Methoni Castle - credits: Constantinos Iliopoulos/Shutterstock.com
One of the most beautiful areas of Greece, Methoni on Clean Monday, offers visitors the opportunity to attend the Wedding of Koutroulis, a custom from the 14th century.
According to the legend, the last Greek knight, Ioannis Koutroulis, fell in love with a local, but she was married. So he stole her and decided to live with her, which caused the woman to be aphorized by the Church.
There, the dowry agreement is read, and a three-course feast follows. In addition, every year, the dialogues are enriched with current affairs since satire is an integral part of the Greek carnival.
Naoussa - credits: i-love-greece.blogspot.com
If you still prefer the mountainous places, Naoussa with the custom of 'Genitsaroi and Boules' is ideal.
The custom dates back to the 18th century when the people of Naoussa appeared at Carnival with wax masks of Janissaries to honor the lads who resisted the Sultan in 1705. Still, its roots are traced to festivals from ancient Greece, dedicated to the God Dionysus.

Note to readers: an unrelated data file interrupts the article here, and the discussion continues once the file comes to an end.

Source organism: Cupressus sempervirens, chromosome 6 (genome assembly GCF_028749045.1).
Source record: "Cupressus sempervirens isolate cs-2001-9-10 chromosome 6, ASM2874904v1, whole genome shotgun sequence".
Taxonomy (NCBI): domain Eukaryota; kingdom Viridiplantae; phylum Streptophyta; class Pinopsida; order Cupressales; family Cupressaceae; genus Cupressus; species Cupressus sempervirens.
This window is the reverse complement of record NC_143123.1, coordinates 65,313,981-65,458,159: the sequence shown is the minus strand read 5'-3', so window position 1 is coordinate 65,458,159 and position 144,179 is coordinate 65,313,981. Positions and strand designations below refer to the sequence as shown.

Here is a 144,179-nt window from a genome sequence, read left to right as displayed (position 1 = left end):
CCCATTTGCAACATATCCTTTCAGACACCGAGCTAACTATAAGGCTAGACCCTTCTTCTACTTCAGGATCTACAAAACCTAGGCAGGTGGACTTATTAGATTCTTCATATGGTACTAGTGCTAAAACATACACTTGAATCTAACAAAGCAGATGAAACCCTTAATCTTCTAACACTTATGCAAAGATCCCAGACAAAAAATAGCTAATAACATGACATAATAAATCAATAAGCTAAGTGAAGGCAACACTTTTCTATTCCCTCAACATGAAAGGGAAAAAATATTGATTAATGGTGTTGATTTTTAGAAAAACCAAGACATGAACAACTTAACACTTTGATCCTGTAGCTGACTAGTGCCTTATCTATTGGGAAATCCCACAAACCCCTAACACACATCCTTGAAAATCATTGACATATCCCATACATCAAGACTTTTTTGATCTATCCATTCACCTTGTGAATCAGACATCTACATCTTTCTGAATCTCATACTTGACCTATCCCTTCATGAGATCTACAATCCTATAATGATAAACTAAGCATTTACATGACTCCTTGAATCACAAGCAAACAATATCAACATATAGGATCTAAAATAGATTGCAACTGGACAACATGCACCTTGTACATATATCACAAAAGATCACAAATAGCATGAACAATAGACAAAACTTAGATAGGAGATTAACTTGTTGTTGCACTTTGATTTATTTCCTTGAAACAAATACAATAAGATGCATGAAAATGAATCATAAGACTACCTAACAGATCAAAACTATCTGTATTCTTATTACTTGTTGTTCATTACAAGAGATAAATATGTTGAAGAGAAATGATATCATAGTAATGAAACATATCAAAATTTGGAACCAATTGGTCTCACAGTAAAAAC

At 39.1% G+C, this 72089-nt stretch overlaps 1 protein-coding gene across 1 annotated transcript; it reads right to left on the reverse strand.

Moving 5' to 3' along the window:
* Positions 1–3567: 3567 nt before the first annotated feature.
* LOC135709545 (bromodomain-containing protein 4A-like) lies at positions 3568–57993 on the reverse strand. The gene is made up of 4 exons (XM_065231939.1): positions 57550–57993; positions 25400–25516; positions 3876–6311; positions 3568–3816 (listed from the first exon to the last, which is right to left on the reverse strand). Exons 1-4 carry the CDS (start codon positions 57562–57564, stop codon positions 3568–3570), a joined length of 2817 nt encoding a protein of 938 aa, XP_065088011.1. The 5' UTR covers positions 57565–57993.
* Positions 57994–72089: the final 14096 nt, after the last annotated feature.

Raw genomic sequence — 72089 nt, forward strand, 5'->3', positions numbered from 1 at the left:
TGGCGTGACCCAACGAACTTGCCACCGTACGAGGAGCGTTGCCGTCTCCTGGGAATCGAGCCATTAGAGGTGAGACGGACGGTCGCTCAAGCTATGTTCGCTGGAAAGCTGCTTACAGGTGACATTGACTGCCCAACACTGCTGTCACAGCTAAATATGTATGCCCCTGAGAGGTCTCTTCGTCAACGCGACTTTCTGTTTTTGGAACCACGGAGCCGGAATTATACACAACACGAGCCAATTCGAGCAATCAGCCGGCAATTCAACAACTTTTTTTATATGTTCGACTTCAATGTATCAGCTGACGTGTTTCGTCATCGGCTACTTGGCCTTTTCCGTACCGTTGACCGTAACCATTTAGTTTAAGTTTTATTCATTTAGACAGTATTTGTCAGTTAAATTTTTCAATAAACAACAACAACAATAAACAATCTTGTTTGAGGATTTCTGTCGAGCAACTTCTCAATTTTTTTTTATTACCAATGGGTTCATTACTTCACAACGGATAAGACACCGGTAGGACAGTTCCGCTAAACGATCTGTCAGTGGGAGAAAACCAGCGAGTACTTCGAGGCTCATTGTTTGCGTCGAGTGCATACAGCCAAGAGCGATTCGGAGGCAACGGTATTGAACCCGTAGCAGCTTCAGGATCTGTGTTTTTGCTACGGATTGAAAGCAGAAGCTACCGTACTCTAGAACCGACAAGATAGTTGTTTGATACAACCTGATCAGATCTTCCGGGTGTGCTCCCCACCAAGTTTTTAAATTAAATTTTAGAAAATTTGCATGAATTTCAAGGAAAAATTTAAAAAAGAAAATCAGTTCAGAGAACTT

Nowadays, the decoration of the Janissaries starts early on Sunday morning, and then the herds are gathered, which together with drums, will pass through the town hall to get the mayor's permission to dance in the city.
The festivities continue throughout the day. Finally, the culmination of the custom takes place on Sunday afternoon, where the dancers arrive at Alonia Square, take off their masks, dance, and then proceed singing in the narrow alleys of the old town to reach Dioikitirio Square.
Karpathos - credits: Pawel_Kazmierczak/Shuttestock.com
Those who prefer the Greek islands should visit the picturesque Karpathos. There they will have the opportunity to attend the People's Court of Immorality.
Some of the participants make ugly gestures to others and are arrested by the Jafiedes (gendarmes) to be taken to the Court, which is the island's respected. After that, the trial-parody turns into a party with teasing and jokes, good food, wine, and of course, traditional music.
Skyros - credits: yiannisscheidt/Shutterstock.com
Also, in Skyros, almost all the inhabitants in traditional costumes descend to the island's square, where they dance and sing local songs, reviving the custom of 'Geros and Korela.'
At the same time, the 'corela' is his queen dressed in traditional Skyrian clothes, with white being the predominant color so that it is in complete contrast with the black color of the 'old man.' She also has her face covered.